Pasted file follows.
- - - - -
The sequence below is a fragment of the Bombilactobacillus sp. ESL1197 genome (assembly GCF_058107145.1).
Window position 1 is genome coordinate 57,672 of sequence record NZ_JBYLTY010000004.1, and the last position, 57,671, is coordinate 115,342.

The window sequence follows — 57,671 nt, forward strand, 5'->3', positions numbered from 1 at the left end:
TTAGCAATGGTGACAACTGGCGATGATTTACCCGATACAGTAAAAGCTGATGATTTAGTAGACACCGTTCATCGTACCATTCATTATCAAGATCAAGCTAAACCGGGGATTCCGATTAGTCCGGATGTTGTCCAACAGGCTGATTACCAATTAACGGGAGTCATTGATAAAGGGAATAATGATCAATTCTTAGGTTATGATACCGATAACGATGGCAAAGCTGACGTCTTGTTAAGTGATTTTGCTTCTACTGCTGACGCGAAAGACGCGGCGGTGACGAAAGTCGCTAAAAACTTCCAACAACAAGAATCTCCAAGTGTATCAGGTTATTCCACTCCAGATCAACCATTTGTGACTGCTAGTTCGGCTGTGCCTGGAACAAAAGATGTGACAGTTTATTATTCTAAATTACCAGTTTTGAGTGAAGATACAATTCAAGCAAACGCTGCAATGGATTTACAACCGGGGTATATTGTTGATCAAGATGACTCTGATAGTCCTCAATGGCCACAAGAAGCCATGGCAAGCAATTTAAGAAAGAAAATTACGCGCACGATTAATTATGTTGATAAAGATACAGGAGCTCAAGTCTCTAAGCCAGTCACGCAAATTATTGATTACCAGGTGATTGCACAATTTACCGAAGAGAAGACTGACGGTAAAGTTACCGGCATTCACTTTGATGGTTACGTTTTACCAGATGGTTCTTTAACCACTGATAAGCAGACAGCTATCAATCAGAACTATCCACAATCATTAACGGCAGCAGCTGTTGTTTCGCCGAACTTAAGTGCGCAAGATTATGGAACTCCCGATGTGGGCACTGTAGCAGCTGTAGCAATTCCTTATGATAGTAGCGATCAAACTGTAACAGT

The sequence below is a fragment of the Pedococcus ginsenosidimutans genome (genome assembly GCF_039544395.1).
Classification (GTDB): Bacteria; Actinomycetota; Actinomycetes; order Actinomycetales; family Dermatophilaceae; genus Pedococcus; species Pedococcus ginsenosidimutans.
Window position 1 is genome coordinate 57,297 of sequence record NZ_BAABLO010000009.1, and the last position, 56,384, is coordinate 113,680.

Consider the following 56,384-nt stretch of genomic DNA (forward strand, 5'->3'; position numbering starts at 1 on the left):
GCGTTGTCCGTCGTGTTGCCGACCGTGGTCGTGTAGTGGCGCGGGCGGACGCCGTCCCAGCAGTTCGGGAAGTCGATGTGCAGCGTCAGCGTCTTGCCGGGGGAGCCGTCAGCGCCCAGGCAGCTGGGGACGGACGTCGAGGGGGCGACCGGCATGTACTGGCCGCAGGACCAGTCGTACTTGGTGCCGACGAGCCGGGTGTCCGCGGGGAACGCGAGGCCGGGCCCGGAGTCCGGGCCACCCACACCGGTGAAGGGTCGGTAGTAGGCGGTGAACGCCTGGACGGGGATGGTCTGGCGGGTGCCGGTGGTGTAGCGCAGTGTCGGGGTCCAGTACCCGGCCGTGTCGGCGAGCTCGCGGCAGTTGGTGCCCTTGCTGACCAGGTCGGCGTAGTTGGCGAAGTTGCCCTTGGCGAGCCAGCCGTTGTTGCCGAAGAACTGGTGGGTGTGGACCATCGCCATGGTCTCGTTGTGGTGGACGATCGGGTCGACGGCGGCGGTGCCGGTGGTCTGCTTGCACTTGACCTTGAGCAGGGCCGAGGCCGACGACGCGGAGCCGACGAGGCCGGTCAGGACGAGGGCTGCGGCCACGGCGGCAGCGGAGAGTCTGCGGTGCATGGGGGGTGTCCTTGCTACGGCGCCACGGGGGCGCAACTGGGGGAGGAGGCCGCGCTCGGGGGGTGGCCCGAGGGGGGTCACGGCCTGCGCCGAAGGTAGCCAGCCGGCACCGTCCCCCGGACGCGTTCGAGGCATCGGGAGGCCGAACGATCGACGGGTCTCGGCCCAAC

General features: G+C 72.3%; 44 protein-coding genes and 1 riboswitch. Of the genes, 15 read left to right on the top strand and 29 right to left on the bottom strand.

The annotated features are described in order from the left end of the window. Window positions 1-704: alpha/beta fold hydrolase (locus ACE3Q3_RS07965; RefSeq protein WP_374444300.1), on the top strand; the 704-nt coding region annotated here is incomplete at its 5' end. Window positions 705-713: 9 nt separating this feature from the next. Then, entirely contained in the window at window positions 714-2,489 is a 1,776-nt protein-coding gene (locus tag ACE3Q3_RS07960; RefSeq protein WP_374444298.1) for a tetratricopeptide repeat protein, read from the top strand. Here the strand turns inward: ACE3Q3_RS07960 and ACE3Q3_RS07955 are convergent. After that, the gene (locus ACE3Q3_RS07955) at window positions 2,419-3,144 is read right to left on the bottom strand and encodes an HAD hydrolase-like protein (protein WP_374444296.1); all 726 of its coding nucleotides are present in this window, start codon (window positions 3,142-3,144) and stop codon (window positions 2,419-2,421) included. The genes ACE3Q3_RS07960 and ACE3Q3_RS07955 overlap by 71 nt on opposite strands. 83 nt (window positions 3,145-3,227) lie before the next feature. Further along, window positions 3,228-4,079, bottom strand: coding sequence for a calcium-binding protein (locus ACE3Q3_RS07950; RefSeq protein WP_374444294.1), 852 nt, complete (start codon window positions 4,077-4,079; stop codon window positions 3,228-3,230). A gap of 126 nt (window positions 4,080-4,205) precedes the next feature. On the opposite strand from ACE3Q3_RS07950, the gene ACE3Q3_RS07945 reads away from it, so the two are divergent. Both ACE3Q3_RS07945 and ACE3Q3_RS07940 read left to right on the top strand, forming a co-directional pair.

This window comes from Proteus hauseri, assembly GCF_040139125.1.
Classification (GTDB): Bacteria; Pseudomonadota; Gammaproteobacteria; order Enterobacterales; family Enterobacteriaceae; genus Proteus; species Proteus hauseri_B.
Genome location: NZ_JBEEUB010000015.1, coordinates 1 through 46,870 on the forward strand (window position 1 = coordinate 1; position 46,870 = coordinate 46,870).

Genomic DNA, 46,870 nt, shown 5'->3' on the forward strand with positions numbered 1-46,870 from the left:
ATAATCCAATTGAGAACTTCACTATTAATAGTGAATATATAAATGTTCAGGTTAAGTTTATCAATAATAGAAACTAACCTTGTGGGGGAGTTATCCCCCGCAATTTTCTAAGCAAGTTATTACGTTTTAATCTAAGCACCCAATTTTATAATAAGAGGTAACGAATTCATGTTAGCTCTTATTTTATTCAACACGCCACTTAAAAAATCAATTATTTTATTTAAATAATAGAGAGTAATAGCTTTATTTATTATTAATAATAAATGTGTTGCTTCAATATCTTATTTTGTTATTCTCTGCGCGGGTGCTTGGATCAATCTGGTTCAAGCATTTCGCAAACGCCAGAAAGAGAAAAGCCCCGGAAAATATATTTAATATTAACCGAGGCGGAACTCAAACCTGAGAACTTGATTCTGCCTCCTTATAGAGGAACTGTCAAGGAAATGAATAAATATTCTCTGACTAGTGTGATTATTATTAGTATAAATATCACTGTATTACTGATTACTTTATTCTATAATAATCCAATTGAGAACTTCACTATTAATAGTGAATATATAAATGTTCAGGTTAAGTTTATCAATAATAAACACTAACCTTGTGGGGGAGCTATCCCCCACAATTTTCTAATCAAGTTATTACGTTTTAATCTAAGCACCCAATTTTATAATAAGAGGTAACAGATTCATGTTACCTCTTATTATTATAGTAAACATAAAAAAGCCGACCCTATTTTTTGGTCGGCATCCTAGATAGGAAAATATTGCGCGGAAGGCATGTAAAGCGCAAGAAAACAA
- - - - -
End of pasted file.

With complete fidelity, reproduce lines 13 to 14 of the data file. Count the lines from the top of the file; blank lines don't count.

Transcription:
Classification (GTDB): Bacteria; Pseudomonadota; Gammaproteobacteria; order Enterobacterales; family Enterobacteriaceae; genus Proteus; species Proteus hauseri_B.
Genome location: NZ_JBEEUB010000015.1, coordinates 1 through 46,870 on the forward strand (window position 1 = coordinate 1; position 46,870 = coordinate 46,870).